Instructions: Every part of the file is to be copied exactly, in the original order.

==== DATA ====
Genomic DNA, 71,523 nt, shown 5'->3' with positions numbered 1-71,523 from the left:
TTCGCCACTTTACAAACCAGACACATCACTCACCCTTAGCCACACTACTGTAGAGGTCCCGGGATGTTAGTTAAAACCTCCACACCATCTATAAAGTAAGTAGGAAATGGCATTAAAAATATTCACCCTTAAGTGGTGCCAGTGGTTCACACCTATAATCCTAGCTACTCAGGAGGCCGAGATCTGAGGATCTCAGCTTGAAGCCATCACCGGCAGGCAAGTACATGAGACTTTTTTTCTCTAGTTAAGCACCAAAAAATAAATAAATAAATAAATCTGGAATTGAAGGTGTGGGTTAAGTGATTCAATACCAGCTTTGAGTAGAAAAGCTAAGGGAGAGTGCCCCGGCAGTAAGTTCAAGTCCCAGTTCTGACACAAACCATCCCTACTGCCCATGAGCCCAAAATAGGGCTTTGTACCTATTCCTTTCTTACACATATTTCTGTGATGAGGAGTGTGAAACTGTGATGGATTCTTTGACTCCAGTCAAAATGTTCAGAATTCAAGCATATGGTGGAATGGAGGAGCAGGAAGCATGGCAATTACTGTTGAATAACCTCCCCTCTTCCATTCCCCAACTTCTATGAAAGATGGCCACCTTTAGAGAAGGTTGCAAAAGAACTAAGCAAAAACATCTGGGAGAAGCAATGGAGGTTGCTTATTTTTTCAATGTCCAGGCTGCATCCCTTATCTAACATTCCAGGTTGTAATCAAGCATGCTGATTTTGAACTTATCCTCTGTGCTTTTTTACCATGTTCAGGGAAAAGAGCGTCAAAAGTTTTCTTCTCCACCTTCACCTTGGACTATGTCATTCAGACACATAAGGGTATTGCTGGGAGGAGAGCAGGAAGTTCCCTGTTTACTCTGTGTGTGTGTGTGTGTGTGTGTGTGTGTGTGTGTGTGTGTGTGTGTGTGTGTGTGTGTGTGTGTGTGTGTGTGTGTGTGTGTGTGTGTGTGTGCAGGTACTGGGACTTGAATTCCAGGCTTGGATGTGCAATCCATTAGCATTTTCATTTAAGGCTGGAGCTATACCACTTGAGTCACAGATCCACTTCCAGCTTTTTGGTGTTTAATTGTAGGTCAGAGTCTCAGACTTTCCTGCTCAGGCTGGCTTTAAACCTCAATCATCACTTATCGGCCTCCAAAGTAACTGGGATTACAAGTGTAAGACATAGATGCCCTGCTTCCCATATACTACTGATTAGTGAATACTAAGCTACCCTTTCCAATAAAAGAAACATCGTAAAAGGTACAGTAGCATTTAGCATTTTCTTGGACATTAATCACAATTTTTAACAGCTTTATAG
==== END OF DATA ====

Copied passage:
Genomic DNA, 71,523 nt, shown 5'->3' with positions numbered 1-71,523 from the left:
TTCGCCACTTTACAAACCAGACACATCACTCACCCTTAGCCACACTACTGTAGAGGTCCCGGGATGTTAGTTAAAACCTCCACACCATCTATAAAGTAAGTAGGAAATGGCATTAAAAATATTCACCCTTAAGTGGTGCCAGTGGTTCACACCTATAATCCTAGCTACTCAGGAGGCCGAGATCTGAGGATCTCAGCTTGAAGCCATCACCGGCAGGCAAGTACATGAGACTTTTTTTCTCTAGTTAAGCACCAAAAAATAAATAAATAAATAAATCTGGAATTGAAGGTGTGGGTTAAGTGATTCAATACCAGCTTTGAGTAGAAAAGCTAAGGGAGAGTGCCCCGGCAGTAAGTTCAAGTCCCAGTTCTGACACAAACCATCCCTACTGCCCATGAGCCCAAAATAGGGCTTTGTACCTATTCCTTTCTTACACATATTTCTGTGATGAGGAGTGTGAAACTGTGATGGATTCTTTGACTCCAGTCAAAATGTTCAGAATTCAAGCATATGGTGGAATGGAGGAGCAGGAAGCATGGCAATTACTGTTGAATAACCTCCCCTCTTCCATTCCCCAACTTCTATGAAAGATGGCCACCTTTAGAGAAGGTTGCAAAAGAACTAAGCAAAAACATCTGGGAGAAGCAATGGAGGTTGCTTATTTTTTCAATGTCCAGGCTGCATCCCTTATCTAACATTCCAGGTTGTAATCAAGCATGCTGATTTTGAACTTATCCTCTGTGCTTTTTTACCATGTTCAGGGAAAAGAGCGTCAAAAGTTTTCTTCTCCACCTTCACCTTGGACTATGTCATTCAGACACATAAGGGTATTGCTGGGAGGAGAGCAGGAAGTTCCCTGTTTACTCTGTGTGTGTGTGTGTGTGTGTGTGTGTGTGTGTGTGTGTGTGTGTGTGTGTGTGTGTGTGTGTGTGTGTGTGTGTGTGTGTGTGTGTGTGTGTGCAGGTACTGGGACTTGAATTCCAGGCTTGGATGTGCAATCCATTAGCATTTTCATTTAAGGCTGGAGCTATACCACTTGAGTCACAGATCCACTTCCAGCTTTTTGGTGTTTAATTGTAGGTCAGAGTCTCAGACTTTCCTGCTCAGGCTGGCTTTAAACCTCAATCATCACTTATCGGCCTCCAAAGTAACTGGGATTACAAGTGTAAGACATAGATGCCCTGCTTCCCATATACTACTGATTAGTGAATACTAAGCTACCCTTTCCAATAAAAGAAACATCGTAAAAGGTACAGTAGCATTTAGCATTTTCTTGGACATTAATCACAATTTTTAACAGCTTTATAG